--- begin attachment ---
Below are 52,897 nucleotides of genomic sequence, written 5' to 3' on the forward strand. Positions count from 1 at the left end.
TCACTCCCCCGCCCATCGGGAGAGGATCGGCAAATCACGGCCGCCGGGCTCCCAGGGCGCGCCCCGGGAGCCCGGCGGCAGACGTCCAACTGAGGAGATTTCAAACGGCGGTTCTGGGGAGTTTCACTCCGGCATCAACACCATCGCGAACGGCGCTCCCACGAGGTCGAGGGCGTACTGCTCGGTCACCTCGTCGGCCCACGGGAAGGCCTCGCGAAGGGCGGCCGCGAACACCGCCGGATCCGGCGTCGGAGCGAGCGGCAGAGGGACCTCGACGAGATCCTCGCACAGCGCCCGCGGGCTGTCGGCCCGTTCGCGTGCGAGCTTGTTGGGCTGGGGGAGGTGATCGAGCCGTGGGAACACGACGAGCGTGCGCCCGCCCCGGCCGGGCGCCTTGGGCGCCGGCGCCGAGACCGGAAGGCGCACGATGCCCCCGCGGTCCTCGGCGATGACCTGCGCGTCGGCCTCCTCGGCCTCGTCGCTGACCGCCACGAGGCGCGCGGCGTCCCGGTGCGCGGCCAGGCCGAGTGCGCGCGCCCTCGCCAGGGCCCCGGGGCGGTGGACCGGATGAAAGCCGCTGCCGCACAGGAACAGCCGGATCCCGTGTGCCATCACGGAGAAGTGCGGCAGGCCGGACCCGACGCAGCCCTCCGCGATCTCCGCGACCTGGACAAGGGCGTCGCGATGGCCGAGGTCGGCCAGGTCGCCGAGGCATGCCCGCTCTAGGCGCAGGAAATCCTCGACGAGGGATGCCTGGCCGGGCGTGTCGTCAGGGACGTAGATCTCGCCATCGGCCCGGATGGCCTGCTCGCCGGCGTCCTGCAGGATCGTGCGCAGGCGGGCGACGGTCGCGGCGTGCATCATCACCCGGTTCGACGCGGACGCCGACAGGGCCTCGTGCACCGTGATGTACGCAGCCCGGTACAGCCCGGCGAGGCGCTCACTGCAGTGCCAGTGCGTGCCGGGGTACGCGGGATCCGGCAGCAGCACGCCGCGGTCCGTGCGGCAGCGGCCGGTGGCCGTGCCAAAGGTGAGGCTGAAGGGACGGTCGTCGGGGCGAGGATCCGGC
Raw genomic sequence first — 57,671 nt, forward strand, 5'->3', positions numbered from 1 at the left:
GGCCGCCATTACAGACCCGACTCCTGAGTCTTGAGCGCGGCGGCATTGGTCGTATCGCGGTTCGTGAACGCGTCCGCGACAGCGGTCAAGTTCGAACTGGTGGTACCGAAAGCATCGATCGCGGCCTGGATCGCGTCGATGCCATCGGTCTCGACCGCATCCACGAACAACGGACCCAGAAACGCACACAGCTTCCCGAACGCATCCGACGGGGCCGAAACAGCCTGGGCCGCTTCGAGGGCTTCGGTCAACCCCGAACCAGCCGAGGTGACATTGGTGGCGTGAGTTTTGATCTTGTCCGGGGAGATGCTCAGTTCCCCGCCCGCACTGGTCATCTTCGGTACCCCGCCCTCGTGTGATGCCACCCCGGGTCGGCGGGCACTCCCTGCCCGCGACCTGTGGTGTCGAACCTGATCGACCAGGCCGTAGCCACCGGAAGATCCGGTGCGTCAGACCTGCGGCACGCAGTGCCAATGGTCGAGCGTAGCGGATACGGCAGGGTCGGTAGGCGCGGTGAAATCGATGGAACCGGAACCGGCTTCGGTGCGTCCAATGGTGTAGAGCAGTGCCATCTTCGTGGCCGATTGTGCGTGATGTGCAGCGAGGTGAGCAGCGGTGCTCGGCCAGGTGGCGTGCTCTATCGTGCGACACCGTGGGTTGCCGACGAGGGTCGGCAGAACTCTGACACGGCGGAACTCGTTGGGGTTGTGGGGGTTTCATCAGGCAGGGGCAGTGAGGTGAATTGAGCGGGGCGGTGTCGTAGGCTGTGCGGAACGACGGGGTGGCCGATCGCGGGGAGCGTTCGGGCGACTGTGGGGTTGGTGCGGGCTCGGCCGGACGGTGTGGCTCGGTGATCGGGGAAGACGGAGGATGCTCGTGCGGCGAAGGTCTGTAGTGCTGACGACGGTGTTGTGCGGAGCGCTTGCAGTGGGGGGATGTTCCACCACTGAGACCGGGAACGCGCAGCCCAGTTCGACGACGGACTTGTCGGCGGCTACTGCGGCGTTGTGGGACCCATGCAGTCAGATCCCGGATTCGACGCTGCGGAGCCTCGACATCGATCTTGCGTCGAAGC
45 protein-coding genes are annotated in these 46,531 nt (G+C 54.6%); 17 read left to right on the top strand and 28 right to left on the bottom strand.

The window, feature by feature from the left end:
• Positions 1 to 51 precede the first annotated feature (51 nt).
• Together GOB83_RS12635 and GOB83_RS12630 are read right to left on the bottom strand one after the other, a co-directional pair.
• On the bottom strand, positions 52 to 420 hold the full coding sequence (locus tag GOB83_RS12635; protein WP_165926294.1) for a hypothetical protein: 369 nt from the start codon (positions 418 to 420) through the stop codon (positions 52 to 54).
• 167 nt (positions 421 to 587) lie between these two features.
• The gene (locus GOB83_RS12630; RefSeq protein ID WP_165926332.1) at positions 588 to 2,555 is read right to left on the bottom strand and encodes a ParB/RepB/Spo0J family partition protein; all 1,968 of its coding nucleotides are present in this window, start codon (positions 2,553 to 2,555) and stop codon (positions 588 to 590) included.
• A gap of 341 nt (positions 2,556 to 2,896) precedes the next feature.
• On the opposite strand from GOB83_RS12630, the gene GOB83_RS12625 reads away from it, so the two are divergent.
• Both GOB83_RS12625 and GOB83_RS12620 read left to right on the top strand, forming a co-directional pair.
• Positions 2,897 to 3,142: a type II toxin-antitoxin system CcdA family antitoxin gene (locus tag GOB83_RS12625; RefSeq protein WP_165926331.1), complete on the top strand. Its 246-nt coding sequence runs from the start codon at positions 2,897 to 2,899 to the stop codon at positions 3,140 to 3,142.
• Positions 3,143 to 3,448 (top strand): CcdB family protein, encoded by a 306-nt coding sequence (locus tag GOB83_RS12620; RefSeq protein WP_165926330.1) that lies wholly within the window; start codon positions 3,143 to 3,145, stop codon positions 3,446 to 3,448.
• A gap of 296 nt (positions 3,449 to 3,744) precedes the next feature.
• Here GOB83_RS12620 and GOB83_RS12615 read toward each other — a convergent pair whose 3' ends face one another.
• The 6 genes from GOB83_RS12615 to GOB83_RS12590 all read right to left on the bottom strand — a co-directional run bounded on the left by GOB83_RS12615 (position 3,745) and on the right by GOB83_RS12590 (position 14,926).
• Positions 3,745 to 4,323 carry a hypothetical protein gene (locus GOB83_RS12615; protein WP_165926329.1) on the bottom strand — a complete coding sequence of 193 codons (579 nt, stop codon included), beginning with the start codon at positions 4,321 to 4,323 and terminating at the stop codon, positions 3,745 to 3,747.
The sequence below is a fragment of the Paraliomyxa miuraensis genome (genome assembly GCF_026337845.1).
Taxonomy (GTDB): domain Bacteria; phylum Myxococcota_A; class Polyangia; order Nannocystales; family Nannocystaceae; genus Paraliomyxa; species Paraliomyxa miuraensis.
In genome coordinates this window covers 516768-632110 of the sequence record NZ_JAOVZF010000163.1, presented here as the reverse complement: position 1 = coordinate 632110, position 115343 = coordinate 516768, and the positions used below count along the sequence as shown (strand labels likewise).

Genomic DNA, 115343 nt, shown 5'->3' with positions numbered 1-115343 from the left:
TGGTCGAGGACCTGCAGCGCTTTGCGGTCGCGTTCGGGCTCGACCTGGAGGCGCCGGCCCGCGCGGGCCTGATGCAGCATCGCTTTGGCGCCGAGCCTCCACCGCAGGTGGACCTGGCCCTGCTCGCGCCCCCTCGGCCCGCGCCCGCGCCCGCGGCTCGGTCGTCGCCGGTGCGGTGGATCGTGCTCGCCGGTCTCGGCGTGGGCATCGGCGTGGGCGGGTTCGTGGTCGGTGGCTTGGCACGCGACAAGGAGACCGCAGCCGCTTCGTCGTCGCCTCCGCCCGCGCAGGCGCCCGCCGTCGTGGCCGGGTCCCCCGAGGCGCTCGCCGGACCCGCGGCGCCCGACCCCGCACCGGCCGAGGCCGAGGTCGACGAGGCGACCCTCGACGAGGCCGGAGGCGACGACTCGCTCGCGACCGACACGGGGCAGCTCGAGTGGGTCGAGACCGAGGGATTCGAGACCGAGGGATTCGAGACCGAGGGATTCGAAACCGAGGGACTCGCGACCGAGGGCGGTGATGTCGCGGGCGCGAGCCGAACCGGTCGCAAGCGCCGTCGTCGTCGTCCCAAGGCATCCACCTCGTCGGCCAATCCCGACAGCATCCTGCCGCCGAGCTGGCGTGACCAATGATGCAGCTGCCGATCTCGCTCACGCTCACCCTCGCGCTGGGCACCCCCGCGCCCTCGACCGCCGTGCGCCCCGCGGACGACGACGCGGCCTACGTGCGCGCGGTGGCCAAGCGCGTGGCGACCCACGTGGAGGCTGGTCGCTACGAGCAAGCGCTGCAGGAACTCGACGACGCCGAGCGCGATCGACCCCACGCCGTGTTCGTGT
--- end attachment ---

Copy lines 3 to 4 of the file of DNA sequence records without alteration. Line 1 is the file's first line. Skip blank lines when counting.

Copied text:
Raw genomic sequence first — 57,671 nt, forward strand, 5'->3', positions numbered from 1 at the left:
GGCCGCCATTACAGACCCGACTCCTGAGTCTTGAGCGCGGCGGCATTGGTCGTATCGCGGTTCGTGAACGCGTCCGCGACAGCGGTCAAGTTCGAACTGGTGGTACCGAAAGCATCGATCGCGGCCTGGATCGCGTCGATGCCATCGGTCTCGACCGCATCCACGAACAACGGACCCAGAAACGCACACAGCTTCCCGAACGCATCCGACGGGGCCGAAACAGCCTGGGCCGCTTCGAGGGCTTCGGTCAACCCCGAACCAGCCGAGGTGACATTGGTGGCGTGAGTTTTGATCTTGTCCGGGGAGATGCTCAGTTCCCCGCCCGCACTGGTCATCTTCGGTACCCCGCCCTCGTGTGATGCCACCCCGGGTCGGCGGGCACTCCCTGCCCGCGACCTGTGGTGTCGAACCTGATCGACCAGGCCGTAGCCACCGGAAGATCCGGTGCGTCAGACCTGCGGCACGCAGTGCCAATGGTCGAGCGTAGCGGATACGGCAGGGTCGGTAGGCGCGGTGAAATCGATGGAACCGGAACCGGCTTCGGTGCGTCCAATGGTGTAGAGCAGTGCCATCTTCGTGGCCGATTGTGCGTGATGTGCAGCGAGGTGAGCAGCGGTGCTCGGCCAGGTGGCGTGCTCTATCGTGCGACACCGTGGGTTGCCGACGAGGGTCGGCAGAACTCTGACACGGCGGAACTCGTTGGGGTTGTGGGGGTTTCATCAGGCAGGGGCAGTGAGGTGAATTGAGCGGGGCGGTGTCGTAGGCTGTGCGGAACGACGGGGTGGCCGATCGCGGGGAGCGTTCGGGCGACTGTGGGGTTGGTGCGGGCTCGGCCGGACGGTGTGGCTCGGTGATCGGGGAAGACGGAGGATGCTCGTGCGGCGAAGGTCTGTAGTGCTGACGACGGTGTTGTGCGGAGCGCTTGCAGTGGGGGGATGTTCCACCACTGAGACCGGGAACGCGCAGCCCAGTTCGACGACGGACTTGTCGGCGGCTACTGCGGCGTTGTGGGACCCATGCAGTCAGATCCCGGATTCGACGCTGCGGAGCCTCGACATCGATCTTGCGTCGAAGC